When it comes to jackin’ Chicago style acid house revivalism, few can hold a candle to Paranoid London. As this long-awaited second album proves, the duo is the undisputed masters of sweaty, TB-303 driven jack-tracks and – as recent single ”(Vi-Vi) Vicious Games” and LP opener ”Starting Fights” prove – classic-sounding vocal cuts that recall the glory years of Fingers, Inc in the mid-to-late 1980s. Interestingly, ”PL” boasts far more collaborations than we’ve seen from Paranoid London before, including a string of ragged club cuts blessed with evocative spoken word vocals, a thrusting acid throb-job with lead vocals by Simon Topping and a suitably twisted, machine-driven hook up with Arthur Baker and Alan Vega (the raw and weighty ”Angel Of Hell”).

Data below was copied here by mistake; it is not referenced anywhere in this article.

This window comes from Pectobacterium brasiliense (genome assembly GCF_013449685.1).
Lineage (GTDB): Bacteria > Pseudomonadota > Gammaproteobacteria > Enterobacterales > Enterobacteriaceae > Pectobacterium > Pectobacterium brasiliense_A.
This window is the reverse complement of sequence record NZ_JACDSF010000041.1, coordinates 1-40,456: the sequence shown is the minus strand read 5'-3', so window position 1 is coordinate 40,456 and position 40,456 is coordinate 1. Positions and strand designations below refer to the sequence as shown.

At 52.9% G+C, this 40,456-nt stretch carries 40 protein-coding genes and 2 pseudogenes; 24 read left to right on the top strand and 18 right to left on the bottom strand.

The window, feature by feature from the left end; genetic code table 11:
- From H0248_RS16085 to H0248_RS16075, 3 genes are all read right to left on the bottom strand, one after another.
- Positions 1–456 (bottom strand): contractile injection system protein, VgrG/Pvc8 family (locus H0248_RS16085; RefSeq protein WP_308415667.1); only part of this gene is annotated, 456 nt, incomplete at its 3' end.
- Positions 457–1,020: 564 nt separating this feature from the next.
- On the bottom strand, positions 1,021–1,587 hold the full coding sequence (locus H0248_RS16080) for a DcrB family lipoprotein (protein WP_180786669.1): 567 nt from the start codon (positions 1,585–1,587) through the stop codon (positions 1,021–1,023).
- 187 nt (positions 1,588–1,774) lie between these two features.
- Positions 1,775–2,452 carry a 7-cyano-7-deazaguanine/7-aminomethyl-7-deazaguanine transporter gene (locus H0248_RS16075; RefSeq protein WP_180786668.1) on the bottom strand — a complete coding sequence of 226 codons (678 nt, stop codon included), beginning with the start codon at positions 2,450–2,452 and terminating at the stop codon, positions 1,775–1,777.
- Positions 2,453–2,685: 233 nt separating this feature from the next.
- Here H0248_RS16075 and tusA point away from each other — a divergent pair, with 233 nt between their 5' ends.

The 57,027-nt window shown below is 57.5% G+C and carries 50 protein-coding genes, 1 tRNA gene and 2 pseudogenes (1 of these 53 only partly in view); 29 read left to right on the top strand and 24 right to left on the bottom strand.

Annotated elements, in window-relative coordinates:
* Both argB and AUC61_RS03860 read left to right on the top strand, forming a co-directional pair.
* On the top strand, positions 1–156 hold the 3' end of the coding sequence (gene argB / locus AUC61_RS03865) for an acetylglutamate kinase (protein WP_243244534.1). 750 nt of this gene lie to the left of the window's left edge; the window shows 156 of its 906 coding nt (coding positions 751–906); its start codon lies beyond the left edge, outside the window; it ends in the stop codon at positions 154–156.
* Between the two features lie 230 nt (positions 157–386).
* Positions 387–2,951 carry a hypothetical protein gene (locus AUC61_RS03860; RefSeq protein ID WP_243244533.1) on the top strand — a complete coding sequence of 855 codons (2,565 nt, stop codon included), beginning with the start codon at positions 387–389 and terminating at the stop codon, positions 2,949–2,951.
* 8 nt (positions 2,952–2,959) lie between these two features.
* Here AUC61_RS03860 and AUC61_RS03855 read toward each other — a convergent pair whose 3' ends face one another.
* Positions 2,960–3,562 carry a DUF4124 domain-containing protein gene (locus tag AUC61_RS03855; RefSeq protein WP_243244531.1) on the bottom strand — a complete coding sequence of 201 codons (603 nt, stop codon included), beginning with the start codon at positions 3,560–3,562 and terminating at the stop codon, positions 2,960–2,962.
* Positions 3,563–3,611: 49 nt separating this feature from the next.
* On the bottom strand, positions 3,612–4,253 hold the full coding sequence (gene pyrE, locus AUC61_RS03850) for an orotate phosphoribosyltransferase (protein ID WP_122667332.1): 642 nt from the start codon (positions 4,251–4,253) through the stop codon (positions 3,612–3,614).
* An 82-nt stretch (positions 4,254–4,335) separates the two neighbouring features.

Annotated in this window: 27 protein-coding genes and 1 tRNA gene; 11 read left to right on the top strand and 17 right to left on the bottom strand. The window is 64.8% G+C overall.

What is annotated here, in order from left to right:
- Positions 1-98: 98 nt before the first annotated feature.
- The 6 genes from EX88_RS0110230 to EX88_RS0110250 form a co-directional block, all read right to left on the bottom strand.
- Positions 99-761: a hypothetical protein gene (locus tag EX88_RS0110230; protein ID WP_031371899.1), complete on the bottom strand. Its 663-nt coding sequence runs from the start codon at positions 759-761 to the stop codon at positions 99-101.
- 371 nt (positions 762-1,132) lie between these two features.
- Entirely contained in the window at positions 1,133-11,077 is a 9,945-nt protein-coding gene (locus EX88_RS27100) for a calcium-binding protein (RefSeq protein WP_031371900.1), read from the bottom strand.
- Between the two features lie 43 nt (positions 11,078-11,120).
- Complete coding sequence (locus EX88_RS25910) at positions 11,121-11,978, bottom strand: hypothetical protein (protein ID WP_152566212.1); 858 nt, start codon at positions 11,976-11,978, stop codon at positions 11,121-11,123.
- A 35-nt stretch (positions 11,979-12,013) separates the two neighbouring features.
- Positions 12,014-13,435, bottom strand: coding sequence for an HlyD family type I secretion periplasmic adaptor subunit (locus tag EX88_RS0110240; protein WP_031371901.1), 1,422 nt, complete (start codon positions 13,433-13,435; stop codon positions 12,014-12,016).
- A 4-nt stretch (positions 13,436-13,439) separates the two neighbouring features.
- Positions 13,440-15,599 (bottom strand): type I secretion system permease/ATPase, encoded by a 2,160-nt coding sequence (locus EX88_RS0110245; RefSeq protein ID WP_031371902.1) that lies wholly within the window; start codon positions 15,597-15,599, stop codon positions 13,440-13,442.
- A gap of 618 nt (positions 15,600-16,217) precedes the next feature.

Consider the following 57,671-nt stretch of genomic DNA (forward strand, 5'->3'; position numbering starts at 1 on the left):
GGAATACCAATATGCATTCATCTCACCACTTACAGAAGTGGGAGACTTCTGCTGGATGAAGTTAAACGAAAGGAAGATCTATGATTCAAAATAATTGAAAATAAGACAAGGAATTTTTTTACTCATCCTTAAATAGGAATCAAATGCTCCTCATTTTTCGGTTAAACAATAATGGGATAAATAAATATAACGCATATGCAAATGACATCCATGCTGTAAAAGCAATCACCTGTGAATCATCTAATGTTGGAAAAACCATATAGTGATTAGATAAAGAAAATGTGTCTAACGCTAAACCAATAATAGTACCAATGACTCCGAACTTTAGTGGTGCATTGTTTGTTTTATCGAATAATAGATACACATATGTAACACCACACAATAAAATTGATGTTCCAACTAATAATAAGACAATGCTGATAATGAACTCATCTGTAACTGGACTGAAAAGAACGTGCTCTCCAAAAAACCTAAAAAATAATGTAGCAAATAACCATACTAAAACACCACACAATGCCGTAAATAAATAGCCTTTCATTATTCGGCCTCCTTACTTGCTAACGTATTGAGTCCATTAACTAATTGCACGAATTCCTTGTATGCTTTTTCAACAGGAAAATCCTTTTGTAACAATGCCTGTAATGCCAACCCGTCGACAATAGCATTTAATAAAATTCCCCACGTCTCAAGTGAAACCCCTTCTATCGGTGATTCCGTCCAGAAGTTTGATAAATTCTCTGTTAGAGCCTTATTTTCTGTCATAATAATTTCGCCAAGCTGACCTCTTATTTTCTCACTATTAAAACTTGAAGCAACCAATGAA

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For the last 20 years London-based author and party organiser Tim Lawrence has dedicated himself to excavating the history of New York City party culture and bringing some of the most powerful aspects of that culture to London’s dance scene, from where it has ricocheted around the world. Having conducted the first set of major interviews with David Mancuso, Lawrence started to put on Loft-style Lucky Cloud Sound System parties with David and friends in London in June 2003. In early 2004 he published Love Saves the Day: A History of American Dance Music Culture, 1970-79, which tracked the influence of the Loft on the wider New York DJ, dance and disco scene. In 2009 his biography of the iconic musician Arthur Russell became the first book to map the wider downtown music scene. These beautifully written and politically insightful histories have educated, inspired and celebrated the previously overlooked foundations of contemporary dance music. Lawrence’s most recent publication, Life & Death On The New York Dancefloor, 1980 – 1983, published in late 2016, shines a light on ‘one of the most dynamic and creative periods in the history of New York City’. Falling between the more regularly celebrated sounds of disco, house and techno, the period produced a uniquely hybrid series of sounds that never acquired a settled name. This led them to be largely ignored by historians and even DJs, yet the power of the period’s music and the scenes it birthed, Lawrence argues, remains undeniable. Met with a rapturous response, Life and Death On The New York Dance Floor saw Lawrence on the road for most of the next year as he spread the word about the characters, the records, the clubs and the bands that shaped the post-Disco, post-Punk, and burgeoning Hip Hop landscapes of New York City during the early 1980s—a period when freedom still ruled.